Criminal Prosecutions for Illegal Entry Up, Re-Entry Down
(21 Jul 2016) The latest available data from the Justice Department show that during the first eight months of FY 2016 the government reported 25,680 new criminal prosecutions for illegal entry, and 20,628 new criminal prosecutions for illegal re-entry. If trends continue, illegal re-entry charges, which are a felony under Title 8 Section 1326 of the United States Code, will have fallen 8.4 percent from their levels a year ago. Meanwhile, illegal entry prosecutions, which are only a petty misdemeanor under Title 8 Section 1325, will have risen 7.7 percent over FY 2015.

These comparisons of the number of defendants charged with offenses are based on case-by-case information obtained by the Transactional Records Access Clearinghouse (TRAC) at Syracuse University under the Freedom of Information Act from the Executive Office for United States Attorneys.

The five districts along the southwest border with Mexico differed greatly in their charging patterns. The Southern District of Texas (Houston) and the Western District of Texas (San Antonio) accounted for 96 percent of the illegal entry prosecutions, while Arizona and New Mexico accounted for 59 percent of the illegal re-entry prosecutions.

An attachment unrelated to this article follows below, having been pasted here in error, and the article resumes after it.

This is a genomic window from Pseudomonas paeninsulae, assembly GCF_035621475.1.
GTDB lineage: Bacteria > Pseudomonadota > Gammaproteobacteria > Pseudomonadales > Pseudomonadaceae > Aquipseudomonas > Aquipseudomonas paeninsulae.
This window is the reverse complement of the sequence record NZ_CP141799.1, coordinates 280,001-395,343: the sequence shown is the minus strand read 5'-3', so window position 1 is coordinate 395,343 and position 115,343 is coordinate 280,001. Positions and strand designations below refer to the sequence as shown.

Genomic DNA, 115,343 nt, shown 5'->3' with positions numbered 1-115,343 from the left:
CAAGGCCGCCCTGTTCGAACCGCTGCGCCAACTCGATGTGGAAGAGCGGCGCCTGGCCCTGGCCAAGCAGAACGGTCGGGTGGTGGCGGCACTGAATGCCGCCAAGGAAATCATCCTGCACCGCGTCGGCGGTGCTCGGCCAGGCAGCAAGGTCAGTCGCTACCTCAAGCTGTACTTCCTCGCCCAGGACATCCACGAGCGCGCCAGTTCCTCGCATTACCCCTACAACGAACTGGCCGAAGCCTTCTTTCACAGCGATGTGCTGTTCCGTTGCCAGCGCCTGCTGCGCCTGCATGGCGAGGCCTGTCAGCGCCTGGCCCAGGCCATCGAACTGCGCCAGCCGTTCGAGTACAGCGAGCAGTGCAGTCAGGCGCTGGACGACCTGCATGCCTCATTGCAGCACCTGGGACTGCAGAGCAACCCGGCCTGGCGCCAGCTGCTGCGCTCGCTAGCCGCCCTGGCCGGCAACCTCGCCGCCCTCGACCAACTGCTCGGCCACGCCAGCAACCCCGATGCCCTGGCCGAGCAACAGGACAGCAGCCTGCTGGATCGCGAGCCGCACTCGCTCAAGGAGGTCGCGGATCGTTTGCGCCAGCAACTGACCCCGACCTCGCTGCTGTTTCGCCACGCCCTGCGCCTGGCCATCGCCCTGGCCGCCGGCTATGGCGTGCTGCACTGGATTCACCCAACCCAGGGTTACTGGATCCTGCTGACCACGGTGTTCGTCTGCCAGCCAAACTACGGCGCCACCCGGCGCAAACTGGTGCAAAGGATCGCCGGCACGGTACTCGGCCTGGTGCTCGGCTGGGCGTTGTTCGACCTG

For more details, including timelines of prosecutions and top district rankings for both charges, see the report at:
In addition to the most recent figures on immigration prosecutions, TRAC continues to offer free monthly reports on selected government agencies such as the FBI, ATF, DHS and the IRS. TRAC's reports also monitor program categories such as drugs, weapons, white collar crime and terrorism. For the latest information on prosecutions and convictions through May 2016, go to:
Even more detailed criminal enforcement information for the period from FY 1986 through May 2016 is available to TRACFed subscribers via the Express and Going Deeper tools. Go to for more information. Customized reports for a specific agency, district, program, lead charge or judge are available via the TRAC Data Interpreter, either as part of a TRACFed subscription or on a per-report basis. Go to to start.

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